On the night before the final of the Thailand Open, where he and his teammate Chirag Shetty became the first Indian doubles pair to win a BWF World Tour 500 tournament, Satwiksairaj Rankireddy wasn't looking at videos of their formidable world champion opponents Li Jun Hui and Liu Yu Chen from China. There was a rather more mundane chore to take care of first. His laundry.
Twelve pairs of T-shirts and shorts worth. "I'm someone who sweats a lot. So, I go through a lot of pairs of my kit. Sometimes it even gets difficult to find a pair to coordinate with my partner. I knew I wouldn't get time after the final because we had to rush to the airport, so I decided to wash my entire suitcase," says Satwiksairaj.
Laundry might not have been much of an issue for earlier Indian pairs since they weren't travelling too far into a tournament week. But having played a quarterfinal in Japan last week and now having created history on Sunday, it's a variable that Satwiksairaj will now have to plan in advance for. And that is a tradeoff that he and, by extension, his partner are more than willing to make.
It's not often that a player gets to create history, is it?
The mixed doubles pair of V Diju and Jwala Gutta made the final of the World Tour finals back in 2010 but big victories have been non-existent for Indian doubles teams. That meant doubles were not given anywhere near the support that singles badminton enjoyed. Few players turn to doubles of their own volition.
Satwiksairaj started playing doubles because there were two courts with quite a lot of players at his home in Amalapuram, Andhra Pradesh, and only switched to doubles at the Gopichand Academy because that was what the national coach believed the country needed. When coach Uday Pawar asked Chirag, a talented singles player with a state championship to his name, to specialise in doubles five years ago, he says it took him a couple of months to finally agree.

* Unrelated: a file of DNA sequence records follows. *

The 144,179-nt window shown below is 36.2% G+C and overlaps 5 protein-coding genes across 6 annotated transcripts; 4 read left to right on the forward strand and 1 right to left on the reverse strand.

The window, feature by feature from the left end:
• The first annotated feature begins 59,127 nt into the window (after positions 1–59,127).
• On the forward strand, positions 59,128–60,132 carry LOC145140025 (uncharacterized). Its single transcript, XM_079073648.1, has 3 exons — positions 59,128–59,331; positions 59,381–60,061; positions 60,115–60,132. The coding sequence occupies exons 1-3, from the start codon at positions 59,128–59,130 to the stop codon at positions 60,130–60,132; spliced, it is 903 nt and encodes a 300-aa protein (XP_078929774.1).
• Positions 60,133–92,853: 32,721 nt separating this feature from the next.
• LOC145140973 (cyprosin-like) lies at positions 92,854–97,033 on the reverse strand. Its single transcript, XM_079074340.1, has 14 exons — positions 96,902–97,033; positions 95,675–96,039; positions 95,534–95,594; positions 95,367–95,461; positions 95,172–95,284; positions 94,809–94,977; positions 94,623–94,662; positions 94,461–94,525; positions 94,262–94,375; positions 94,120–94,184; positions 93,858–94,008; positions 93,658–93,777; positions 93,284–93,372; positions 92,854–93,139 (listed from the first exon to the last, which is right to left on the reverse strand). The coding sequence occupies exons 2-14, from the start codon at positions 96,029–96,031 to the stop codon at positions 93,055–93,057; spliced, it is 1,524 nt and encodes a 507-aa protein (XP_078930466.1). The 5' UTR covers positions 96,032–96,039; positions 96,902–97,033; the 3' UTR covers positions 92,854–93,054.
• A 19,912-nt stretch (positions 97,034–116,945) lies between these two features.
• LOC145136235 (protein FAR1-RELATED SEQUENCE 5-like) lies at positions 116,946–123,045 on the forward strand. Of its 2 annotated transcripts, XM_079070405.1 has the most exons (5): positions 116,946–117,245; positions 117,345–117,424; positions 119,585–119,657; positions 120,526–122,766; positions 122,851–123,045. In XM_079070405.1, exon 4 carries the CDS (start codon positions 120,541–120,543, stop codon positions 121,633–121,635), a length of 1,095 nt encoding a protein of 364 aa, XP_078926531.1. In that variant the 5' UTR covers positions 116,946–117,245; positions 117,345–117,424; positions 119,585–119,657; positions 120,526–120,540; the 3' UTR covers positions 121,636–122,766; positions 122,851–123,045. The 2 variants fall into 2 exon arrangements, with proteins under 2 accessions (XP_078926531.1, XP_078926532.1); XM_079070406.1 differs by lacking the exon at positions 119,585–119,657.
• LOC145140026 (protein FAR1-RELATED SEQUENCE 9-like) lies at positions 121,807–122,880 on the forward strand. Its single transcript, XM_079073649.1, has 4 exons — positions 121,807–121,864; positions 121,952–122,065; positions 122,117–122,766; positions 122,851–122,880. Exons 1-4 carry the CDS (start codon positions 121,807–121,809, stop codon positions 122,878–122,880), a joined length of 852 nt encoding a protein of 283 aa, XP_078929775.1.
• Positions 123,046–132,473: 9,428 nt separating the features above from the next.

"This is a huge moment for doubles in India," says former national champion and current junior team's coach Arun Vishnu. "You have to remember the state that Indian singles was in before Saina Nehwal won her first Super Series title at Indonesia in 2009. After she started winning, we got another player in PV Sindhu and then results started coming in from the men too. That's how important Satwik and Chirag winning the Thailand Open is for doubles."
While naysayers might remark that a World Tour 500 isn't the same as a Super Series (there are 15 tournaments rated World Tour 500 and higher in contrast to 12 in the earlier Super Series format), the fact remains that nine of the world's top 10 men's doubles teams were playing in Bangkok. En route to the title, Satwiksairaj and Chirag beat the Asian Games silver medallists, the former world champions and the defending world champions. By any metric, this was a monumental achievement.
"This was something you dream about when you start playing badminton. When you learn about players like Matthias Boe, Markus Kido and Mohammad Ahsan, you hope to see yourself play at the same tournaments as they do. It doesn't even occur to you that you can also win it," says Chirag.